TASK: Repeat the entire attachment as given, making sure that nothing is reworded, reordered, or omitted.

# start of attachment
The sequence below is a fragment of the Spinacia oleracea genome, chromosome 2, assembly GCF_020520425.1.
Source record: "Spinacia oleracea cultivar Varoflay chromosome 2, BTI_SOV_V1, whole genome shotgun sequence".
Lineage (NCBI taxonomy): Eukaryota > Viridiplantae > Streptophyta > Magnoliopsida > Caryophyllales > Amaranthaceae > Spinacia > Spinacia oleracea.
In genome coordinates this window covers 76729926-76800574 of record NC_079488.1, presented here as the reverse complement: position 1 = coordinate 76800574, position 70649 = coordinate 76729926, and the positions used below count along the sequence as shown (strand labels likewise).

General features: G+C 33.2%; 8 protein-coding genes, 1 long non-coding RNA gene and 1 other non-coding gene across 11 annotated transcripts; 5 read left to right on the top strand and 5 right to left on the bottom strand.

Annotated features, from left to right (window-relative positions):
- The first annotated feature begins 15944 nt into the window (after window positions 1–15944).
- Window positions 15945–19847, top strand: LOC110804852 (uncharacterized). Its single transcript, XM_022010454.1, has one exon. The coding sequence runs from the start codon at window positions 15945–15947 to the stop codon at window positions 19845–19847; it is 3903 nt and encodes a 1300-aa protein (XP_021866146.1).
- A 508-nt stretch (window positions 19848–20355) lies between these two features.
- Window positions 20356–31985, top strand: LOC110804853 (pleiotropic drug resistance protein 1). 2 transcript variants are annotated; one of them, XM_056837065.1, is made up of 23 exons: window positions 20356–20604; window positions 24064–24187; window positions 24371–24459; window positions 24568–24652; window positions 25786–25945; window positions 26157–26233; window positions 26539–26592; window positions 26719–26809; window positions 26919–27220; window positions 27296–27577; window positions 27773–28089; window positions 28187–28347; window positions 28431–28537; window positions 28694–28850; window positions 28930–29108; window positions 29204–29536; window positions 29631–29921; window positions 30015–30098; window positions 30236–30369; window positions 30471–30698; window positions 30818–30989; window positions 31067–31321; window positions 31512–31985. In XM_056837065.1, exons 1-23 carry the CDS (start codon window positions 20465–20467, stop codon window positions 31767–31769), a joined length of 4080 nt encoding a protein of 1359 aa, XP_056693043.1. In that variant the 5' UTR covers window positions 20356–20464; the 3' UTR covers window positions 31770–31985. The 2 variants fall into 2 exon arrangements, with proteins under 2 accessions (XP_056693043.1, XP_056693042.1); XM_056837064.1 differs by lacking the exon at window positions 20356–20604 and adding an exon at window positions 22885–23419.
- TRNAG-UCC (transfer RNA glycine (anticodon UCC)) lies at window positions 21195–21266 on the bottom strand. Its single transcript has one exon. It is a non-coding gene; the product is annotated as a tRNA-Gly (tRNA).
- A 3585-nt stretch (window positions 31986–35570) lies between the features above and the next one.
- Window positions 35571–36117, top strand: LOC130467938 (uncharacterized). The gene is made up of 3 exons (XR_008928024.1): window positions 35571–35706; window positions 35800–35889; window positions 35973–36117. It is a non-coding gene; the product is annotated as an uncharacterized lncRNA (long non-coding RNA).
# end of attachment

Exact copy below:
The sequence below is a fragment of the Spinacia oleracea genome, chromosome 2, assembly GCF_020520425.1.
Source record: "Spinacia oleracea cultivar Varoflay chromosome 2, BTI_SOV_V1, whole genome shotgun sequence".
Lineage (NCBI taxonomy): Eukaryota > Viridiplantae > Streptophyta > Magnoliopsida > Caryophyllales > Amaranthaceae > Spinacia > Spinacia oleracea.
In genome coordinates this window covers 76729926-76800574 of record NC_079488.1, presented here as the reverse complement: position 1 = coordinate 76800574, position 70649 = coordinate 76729926, and the positions used below count along the sequence as shown (strand labels likewise).

General features: G+C 33.2%; 8 protein-coding genes, 1 long non-coding RNA gene and 1 other non-coding gene across 11 annotated transcripts; 5 read left to right on the top strand and 5 right to left on the bottom strand.

Annotated features, from left to right (window-relative positions):
- The first annotated feature begins 15944 nt into the window (after window positions 1–15944).
- Window positions 15945–19847, top strand: LOC110804852 (uncharacterized). Its single transcript, XM_022010454.1, has one exon. The coding sequence runs from the start codon at window positions 15945–15947 to the stop codon at window positions 19845–19847; it is 3903 nt and encodes a 1300-aa protein (XP_021866146.1).
- A 508-nt stretch (window positions 19848–20355) lies between these two features.
- Window positions 20356–31985, top strand: LOC110804853 (pleiotropic drug resistance protein 1). 2 transcript variants are annotated; one of them, XM_056837065.1, is made up of 23 exons: window positions 20356–20604; window positions 24064–24187; window positions 24371–24459; window positions 24568–24652; window positions 25786–25945; window positions 26157–26233; window positions 26539–26592; window positions 26719–26809; window positions 26919–27220; window positions 27296–27577; window positions 27773–28089; window positions 28187–28347; window positions 28431–28537; window positions 28694–28850; window positions 28930–29108; window positions 29204–29536; window positions 29631–29921; window positions 30015–30098; window positions 30236–30369; window positions 30471–30698; window positions 30818–30989; window positions 31067–31321; window positions 31512–31985. In XM_056837065.1, exons 1-23 carry the CDS (start codon window positions 20465–20467, stop codon window positions 31767–31769), a joined length of 4080 nt encoding a protein of 1359 aa, XP_056693043.1. In that variant the 5' UTR covers window positions 20356–20464; the 3' UTR covers window positions 31770–31985. The 2 variants fall into 2 exon arrangements, with proteins under 2 accessions (XP_056693043.1, XP_056693042.1); XM_056837064.1 differs by lacking the exon at window positions 20356–20604 and adding an exon at window positions 22885–23419.
- TRNAG-UCC (transfer RNA glycine (anticodon UCC)) lies at window positions 21195–21266 on the bottom strand. Its single transcript has one exon. It is a non-coding gene; the product is annotated as a tRNA-Gly (tRNA).
- A 3585-nt stretch (window positions 31986–35570) lies between the features above and the next one.
- Window positions 35571–36117, top strand: LOC130467938 (uncharacterized). The gene is made up of 3 exons (XR_008928024.1): window positions 35571–35706; window positions 35800–35889; window positions 35973–36117. It is a non-coding gene; the product is annotated as an uncharacterized lncRNA (long non-coding RNA).